By Andre van Wyk. Although there are a number of options you can implement to increase your site speed or optimize the performance of your site in general – this post has been motivated by the release from beta of the mod_pagespeed Apache module.
Google has long since spoken about the fact that the “Web should be fast”; this is reiterated throughout on site factors of page loading time that may directly affect a visitor’s experience and ultimately (and arguably) seen as one of the possible ranking factors implemented by Google. The YouMoz blog, from SEOMoz provides a view on how and where the data for page speed is collected and ‘calculated’ in 13 Questions (and Answers) About Google, Site Speed, and SEO. And to quote directly from this source, two specific points that stood out to me were:
I’ve read arguments that making pages faster did little to nothing to improve search ranking, and I’ve read case studies from companies that say they’ve made their pages faster and grown organic traffic anywhere between 20 and 40 percent.
In my world, if you really care about SEO, you need to care about how fast your pages load. Speed may not be the most important ranking factor, but it’s a factor nonetheless. As long as Google’s search algorithm remains a mystery, you’ll never know what type of optimization tipped your site from page 3 to page 1. For some sites, faster pages could be that tipping point.
Taking the above into account, as well as the end user experience into account, lets consider it from a perspective of a prospective client visiting your site for the first time. Will they be satisified with a slow loading website, will that affect the perceived professional look of the firm or organization – or will the prospect rather deal with a site that loads quickly and presents the right information when and how they need it in as a quick a time as possible. Even consider it from your own perspective, do slow websites impress you? Chances are no, and the speed at which information is thrown at us, more so on the net, speed is of the essence!
Want to Test Your site
Go ahead and enter your web page url here, you will get a grading of 0 to 100 as well as a series of suggestions in the overview, which can guide you, or your web staff to implement some of the suggestions to increase page speed and loading time. (Some of these are pretty technical though, but not entirely undo-able ) What is great about this resource is that the resources pertaining to the suggestions are provided via links on the list of suggestions.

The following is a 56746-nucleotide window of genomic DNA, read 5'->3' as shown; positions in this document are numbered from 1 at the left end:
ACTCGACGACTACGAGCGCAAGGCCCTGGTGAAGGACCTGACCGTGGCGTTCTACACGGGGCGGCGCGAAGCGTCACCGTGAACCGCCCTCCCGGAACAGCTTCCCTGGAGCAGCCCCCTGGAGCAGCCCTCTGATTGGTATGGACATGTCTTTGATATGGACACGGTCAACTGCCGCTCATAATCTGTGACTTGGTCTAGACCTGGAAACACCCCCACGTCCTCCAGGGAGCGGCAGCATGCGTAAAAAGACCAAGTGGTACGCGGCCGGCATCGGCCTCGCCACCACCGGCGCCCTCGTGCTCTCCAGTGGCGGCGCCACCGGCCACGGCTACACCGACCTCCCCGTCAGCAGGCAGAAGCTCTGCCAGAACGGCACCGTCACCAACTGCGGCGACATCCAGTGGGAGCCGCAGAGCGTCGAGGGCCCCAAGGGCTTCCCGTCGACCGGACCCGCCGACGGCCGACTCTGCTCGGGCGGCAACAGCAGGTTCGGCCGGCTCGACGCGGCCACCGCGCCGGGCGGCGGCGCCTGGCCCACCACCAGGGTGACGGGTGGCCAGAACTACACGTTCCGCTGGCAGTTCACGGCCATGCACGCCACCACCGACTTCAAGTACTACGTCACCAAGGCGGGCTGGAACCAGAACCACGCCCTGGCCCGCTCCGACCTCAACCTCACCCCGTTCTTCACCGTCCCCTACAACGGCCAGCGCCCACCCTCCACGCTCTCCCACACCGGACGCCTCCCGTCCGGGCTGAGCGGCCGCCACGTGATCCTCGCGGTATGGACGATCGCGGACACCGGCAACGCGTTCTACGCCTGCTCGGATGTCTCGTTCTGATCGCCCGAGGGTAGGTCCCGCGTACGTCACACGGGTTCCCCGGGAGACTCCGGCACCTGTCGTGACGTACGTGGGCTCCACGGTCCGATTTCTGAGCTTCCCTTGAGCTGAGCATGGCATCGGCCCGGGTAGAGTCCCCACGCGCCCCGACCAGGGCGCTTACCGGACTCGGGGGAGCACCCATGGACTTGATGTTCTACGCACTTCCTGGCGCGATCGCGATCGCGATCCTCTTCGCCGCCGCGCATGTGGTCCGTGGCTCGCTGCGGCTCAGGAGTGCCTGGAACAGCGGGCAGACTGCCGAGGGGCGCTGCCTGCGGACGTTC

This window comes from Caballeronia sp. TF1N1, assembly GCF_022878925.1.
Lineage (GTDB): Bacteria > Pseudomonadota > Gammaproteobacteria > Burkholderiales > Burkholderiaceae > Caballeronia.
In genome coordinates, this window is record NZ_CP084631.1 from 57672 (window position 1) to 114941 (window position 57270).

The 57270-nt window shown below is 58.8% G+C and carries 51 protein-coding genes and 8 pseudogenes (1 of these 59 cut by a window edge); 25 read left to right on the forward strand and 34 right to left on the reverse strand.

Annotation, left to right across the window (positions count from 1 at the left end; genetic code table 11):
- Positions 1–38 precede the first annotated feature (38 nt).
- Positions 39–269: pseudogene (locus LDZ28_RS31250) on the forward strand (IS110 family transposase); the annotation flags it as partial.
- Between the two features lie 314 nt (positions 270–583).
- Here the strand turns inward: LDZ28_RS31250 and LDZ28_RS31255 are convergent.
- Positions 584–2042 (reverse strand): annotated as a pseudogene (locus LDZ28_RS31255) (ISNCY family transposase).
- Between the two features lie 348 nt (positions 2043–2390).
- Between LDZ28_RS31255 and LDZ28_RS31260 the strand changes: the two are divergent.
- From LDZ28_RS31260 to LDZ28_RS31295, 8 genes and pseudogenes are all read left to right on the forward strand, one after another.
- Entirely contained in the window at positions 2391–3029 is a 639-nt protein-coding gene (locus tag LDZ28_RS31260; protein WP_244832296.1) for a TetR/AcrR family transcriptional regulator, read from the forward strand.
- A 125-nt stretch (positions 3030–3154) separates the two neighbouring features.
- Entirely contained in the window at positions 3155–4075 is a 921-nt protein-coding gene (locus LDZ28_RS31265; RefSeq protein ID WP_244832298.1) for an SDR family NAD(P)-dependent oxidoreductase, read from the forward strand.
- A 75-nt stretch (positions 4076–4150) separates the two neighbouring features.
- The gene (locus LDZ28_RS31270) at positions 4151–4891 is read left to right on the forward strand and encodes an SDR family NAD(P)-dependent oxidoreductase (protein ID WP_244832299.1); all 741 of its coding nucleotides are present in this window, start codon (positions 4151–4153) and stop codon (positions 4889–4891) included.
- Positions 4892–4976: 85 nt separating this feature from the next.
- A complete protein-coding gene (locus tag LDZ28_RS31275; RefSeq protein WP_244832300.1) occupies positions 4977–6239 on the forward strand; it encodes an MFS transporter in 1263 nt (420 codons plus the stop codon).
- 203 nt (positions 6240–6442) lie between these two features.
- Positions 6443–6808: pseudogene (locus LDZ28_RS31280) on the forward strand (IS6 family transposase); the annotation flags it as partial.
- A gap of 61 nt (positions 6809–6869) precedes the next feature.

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The ‘New’ mod_pagespeed
According to the Google Webmaster blog, the mod_pagespeed has been taken out of beta and as per their post: “Since then the development team has been working to improve the functionality, quality and performance of this open-source Apache module that automatically optimizes web pages and their resources. Now, after almost two years and eighteen releases, we are announcing that we are taking off the Beta label.” That process began two years ago, and I am sure a lot of work has gone into the development of this open source module. The full video regarding this can be viewed here.
This is a ‘new’ module available to be installed on your Apache server, unfortunately not all hosts provide this option as yet, but will surely be incorporated within the very near future.
The mod_pagespeed option is one of many proactive steps you can take in managing your page speed and loading times, some additional options are provided below:
- Leveraging Browser Caching.
- Mimimizing round trip times, which incorporates a range of optimizing, minimizing and avoiding unnecessary requests and look-ups.
- Enabling Compression, image optimization and minifying.
- Browser rendering optimization
- Optimization for Mobile – an increasingly important part of the equation as mobile usage increases.
If you are using Apache to power your website, it is well worth checking whether or not you have implemented some of these page speed and site loading optimization options.
Sources and Additional Resources:
Timer Image credit: Aleksandra Wolksa
Update: We will be adding specific tutorials within these area of focus – and would like some suggestions as to what our readers may prefer – please use the contact form!
Another Update: Rand Fishkin imparts his wisdom – as per usual, and although this does not have to do specifically with page speed, have a listen:
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